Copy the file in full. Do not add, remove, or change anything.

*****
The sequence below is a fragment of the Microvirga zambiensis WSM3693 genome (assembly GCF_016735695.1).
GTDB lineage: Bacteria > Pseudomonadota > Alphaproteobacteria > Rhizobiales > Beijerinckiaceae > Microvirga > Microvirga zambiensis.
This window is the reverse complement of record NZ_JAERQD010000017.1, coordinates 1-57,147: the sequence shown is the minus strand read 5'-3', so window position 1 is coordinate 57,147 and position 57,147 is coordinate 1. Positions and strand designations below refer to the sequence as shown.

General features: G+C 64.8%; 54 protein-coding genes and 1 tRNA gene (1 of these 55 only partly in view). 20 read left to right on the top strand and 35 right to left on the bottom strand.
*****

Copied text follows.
The sequence below is a fragment of the Microvirga zambiensis WSM3693 genome (assembly GCF_016735695.1).
GTDB lineage: Bacteria > Pseudomonadota > Alphaproteobacteria > Rhizobiales > Beijerinckiaceae > Microvirga > Microvirga zambiensis.
This window is the reverse complement of record NZ_JAERQD010000017.1, coordinates 1-57,147: the sequence shown is the minus strand read 5'-3', so window position 1 is coordinate 57,147 and position 57,147 is coordinate 1. Positions and strand designations below refer to the sequence as shown.

General features: G+C 64.8%; 54 protein-coding genes and 1 tRNA gene (1 of these 55 only partly in view). 20 read left to right on the top strand and 35 right to left on the bottom strand.